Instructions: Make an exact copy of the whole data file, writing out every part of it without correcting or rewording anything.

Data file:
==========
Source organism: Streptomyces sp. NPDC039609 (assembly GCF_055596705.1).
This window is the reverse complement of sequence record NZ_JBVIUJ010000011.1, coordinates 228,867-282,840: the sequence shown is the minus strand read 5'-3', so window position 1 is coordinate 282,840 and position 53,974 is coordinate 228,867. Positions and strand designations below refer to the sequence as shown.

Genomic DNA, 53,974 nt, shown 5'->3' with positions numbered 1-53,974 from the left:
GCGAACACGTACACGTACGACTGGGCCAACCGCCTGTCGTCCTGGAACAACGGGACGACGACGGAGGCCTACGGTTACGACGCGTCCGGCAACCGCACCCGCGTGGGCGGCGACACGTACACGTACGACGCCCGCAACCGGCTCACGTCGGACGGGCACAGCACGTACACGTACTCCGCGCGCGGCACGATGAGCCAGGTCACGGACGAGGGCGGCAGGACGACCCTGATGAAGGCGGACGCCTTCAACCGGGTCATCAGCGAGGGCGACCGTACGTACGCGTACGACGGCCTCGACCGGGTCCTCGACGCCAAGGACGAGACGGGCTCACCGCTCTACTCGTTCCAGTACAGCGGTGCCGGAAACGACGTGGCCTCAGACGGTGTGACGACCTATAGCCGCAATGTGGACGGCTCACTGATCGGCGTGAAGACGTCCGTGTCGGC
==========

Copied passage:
Source organism: Streptomyces sp. NPDC039609 (assembly GCF_055596705.1).
This window is the reverse complement of sequence record NZ_JBVIUJ010000011.1, coordinates 228,867-282,840: the sequence shown is the minus strand read 5'-3', so window position 1 is coordinate 282,840 and position 53,974 is coordinate 228,867. Positions and strand designations below refer to the sequence as shown.

Genomic DNA, 53,974 nt, shown 5'->3' with positions numbered 1-53,974 from the left:
GCGAACACGTACACGTACGACTGGGCCAACCGCCTGTCGTCCTGGAACAACGGGACGACGACGGAGGCCTACGGTTACGACGCGTCCGGCAACCGCACCCGCGTGGGCGGCGACACGTACACGTACGACGCCCGCAACCGGCTCACGTCGGACGGGCACAGCACGTACACGTACTCCGCGCGCGGCACGATGAGCCAGGTCACGGACGAGGGCGGCAGGACGACCCTGATGAAGGCGGACGCCTTCAACCGGGTCATCAGCGAGGGCGACCGTACGTACGCGTACGACGGCCTCGACCGGGTCCTCGACGCCAAGGACGAGACGGGCTCACCGCTCTACTCGTTCCAGTACAGCGGTGCCGGAAACGACGTGGCCTCAGACGGTGTGACGACCTATAGCCGCAATGTGGACGGCTCACTGATCGGCGTGAAGACGTCCGTGTCGGC